Humans as Superorganisms

This is the first part of a title, “Humans as Superorganisms:  How Microbes, Viruses, Imprinted Genes and Other Selfish Entities Shape Our Behavior” by Peter Kramer and Paola Bressan of the Department of General Psychology, University of Padua, Italy.  It was published in Perspectives on Psychological Science, 10, 2015, 464-481.  The only other article in this general area in the healthy memory blog is “You Have Two Brains.”  That blog barely touched this topic.  The authors note that psychologists and psychiatrists tend to be little aware of the science in this area, although they should be.  I believe that the general public is even less aware.  The objective of this blog post is to increase awareness somewhat.  As you will see, it is definitely relevant.

Let us begin with brain microbes, the most instructive of the lot is Toxoplasma gondii.   Sooner or later this brain microbe will infect about half or even most of us with potentially serious consequences for our mental health.  Eating meat undercooked is by far the most typical, though not the only way of contracting this parasite.  The infection rate is about 10% to countries with religions that promote vegetarianism, to 50% in some developed European countries, and over 70% in some parts of Africa and Latin America.  The adverse consequences of this microbe are potentially reckless behavior, depression, bipolar and obsessive-compulsive disorders.  It raises the probability of developing schizophrenia 2.7 times and is the largest known single risk factor, larger than any of the currently known genetic and environmental ones.

Gut microbes are for the most part beneficial.  This is fortunate as there are so many of them.  The human gastrointestinal tract houses up to 100 trillion microorganisms, belonging to more than 7,000 strains:  collectively, these contain 10 times the number of human cells and 100 times as many genes as our genome.  Each of us harbors at least 160 bacterial species, many of which are shared among us but in different proportions.  It is estimated that the gastrointestinal tract contains at least 500 million neurons, it is not surprising that gut microbiota and the brain communicate to each other.  Research has found that ingesting probiotics (microorganisms whose consumption provides health benefits, typically bifidobacteria and lactobacilli) that can mitigate some mood disturbances.  One recent study went beyond self reports showed that probiotics modify healthy women’s brain activity in regions that control processing emotion and sensation, dampening reactions to facial  expressions of anger and fear.  These same brain regions are involved in anxiety disorders.  When more research is done in this area, it is likely that more benefits will be found.

Brain viruses work both ways.  Some viruses exploit humans, but humans are also able to exploit some viruses.  Viruses exploit humans via our genes. For example, cytomegalovirus is a herpes virus that infects a majority of the world’s population.  The infection is usually benign, but not always.  It one large study this was not the case for 15% of the subjects who carried a particular variant of a gene involved in the stabilization of neuronal connections and in synaptic plasticity essential to learning and memory.  In the carriers of this gene variant, maternal cytomegalovirus infection increased fivefold the probability of developing schizophrenia.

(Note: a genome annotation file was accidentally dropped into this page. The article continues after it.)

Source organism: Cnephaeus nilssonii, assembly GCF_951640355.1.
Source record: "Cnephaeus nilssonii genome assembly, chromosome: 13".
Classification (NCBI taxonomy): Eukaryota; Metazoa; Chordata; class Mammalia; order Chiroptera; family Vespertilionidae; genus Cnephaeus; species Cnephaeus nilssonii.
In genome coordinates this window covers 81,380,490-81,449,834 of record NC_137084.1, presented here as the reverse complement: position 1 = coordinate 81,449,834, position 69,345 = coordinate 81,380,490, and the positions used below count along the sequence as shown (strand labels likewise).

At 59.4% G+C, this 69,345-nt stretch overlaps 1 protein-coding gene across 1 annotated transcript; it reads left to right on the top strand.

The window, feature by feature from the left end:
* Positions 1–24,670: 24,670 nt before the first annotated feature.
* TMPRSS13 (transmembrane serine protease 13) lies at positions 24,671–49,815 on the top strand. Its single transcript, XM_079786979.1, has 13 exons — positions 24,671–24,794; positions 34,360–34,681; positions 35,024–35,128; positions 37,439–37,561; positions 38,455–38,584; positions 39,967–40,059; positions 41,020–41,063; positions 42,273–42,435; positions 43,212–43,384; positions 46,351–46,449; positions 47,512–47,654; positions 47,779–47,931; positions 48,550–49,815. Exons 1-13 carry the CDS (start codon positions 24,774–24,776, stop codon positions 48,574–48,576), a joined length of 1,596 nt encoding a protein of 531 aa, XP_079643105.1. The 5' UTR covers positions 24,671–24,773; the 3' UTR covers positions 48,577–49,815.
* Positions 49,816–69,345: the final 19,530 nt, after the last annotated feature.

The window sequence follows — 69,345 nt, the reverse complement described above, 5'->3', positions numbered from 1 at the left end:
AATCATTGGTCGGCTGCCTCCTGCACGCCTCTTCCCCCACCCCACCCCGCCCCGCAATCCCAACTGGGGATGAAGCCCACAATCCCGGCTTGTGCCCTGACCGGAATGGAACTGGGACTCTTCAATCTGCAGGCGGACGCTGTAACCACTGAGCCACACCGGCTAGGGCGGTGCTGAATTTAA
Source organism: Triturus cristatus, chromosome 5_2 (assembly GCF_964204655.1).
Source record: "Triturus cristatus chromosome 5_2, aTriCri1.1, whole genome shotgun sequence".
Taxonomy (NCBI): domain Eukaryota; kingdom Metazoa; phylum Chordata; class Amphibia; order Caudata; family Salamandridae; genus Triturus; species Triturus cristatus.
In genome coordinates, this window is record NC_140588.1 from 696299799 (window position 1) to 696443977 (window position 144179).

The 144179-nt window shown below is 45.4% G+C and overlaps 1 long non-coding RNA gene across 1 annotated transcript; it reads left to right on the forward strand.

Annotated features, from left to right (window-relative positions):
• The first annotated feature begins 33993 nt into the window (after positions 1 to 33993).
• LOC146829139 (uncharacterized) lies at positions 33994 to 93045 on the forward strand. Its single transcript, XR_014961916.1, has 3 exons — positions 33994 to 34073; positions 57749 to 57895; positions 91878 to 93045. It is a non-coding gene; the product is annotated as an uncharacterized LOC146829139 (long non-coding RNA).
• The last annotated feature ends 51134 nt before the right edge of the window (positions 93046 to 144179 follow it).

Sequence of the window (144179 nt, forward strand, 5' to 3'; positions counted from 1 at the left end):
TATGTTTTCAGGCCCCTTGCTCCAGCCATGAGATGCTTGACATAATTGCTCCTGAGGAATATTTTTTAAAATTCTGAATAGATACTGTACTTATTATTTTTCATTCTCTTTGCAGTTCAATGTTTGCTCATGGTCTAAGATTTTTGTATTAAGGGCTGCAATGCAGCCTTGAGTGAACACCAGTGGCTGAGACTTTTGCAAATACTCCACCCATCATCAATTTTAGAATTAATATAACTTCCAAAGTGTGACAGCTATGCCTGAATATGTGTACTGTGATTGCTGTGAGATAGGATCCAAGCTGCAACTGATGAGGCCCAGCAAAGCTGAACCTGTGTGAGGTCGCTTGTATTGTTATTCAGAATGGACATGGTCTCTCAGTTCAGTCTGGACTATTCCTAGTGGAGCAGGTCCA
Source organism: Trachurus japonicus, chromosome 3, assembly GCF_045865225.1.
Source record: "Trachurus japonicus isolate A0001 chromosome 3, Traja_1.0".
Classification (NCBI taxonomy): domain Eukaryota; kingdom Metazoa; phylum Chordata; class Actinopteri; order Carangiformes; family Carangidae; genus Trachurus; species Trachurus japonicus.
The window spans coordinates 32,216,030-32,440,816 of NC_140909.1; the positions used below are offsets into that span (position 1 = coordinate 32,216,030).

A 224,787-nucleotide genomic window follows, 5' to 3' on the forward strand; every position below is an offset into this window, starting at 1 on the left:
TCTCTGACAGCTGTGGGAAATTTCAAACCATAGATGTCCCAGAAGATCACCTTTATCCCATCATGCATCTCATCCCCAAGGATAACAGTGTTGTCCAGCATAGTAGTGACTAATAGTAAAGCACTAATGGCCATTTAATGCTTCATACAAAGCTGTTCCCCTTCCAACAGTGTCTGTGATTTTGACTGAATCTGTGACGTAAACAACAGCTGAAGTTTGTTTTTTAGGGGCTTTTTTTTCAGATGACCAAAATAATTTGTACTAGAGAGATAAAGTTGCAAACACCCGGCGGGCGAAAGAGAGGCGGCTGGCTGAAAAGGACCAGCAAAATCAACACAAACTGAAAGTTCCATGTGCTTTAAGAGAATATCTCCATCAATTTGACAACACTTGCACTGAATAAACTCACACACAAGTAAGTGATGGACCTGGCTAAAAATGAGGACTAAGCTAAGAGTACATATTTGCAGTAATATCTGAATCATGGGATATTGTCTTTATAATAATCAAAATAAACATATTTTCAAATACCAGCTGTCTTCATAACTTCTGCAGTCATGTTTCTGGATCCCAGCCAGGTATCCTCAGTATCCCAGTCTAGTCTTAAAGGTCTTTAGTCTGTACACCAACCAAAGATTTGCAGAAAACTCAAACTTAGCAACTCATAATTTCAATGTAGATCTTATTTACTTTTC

We humans have begun to parasitize our parasites.  Some viruses are modified in the laboratory and then used to infect people to treat various genetic conditions, including those that affect the brain.  In one study 16 patients with Parkinson’s disease had a modified virus, containing genes that modulate the neurotransmitter GABA, injected into their brain. Relative to a control group of 21 patients who had received a sham injection, the motor ability of the experimental group improved by about 10%—a modest, but promising start.  In another study, patients with Alzheimer’s were treated with the help of a modified leukemia retrovirus that reduced degeneration.  The retrovirus contained genes that induced infected cells to produce nerve growth factor; cells infected in vitro were then implanted into the patient’s brain, in a specific area  that promotes cortical plasticity and memory.

Evidence is mounting that cells can be modified by the invasion of selfish entities that are not microorganisms or viruses.  These foreign cells come from another human person.  This topic becomes fairly technical, which will preclude further elaboration in this post.  This is also the case with the topic of imprinted genes. Just be aware that all of us carry genes originally designed to produce viruses.

So there is much to be learned.  Although there is much to be worried about, there is room for optimism and hope of new means of treatment,

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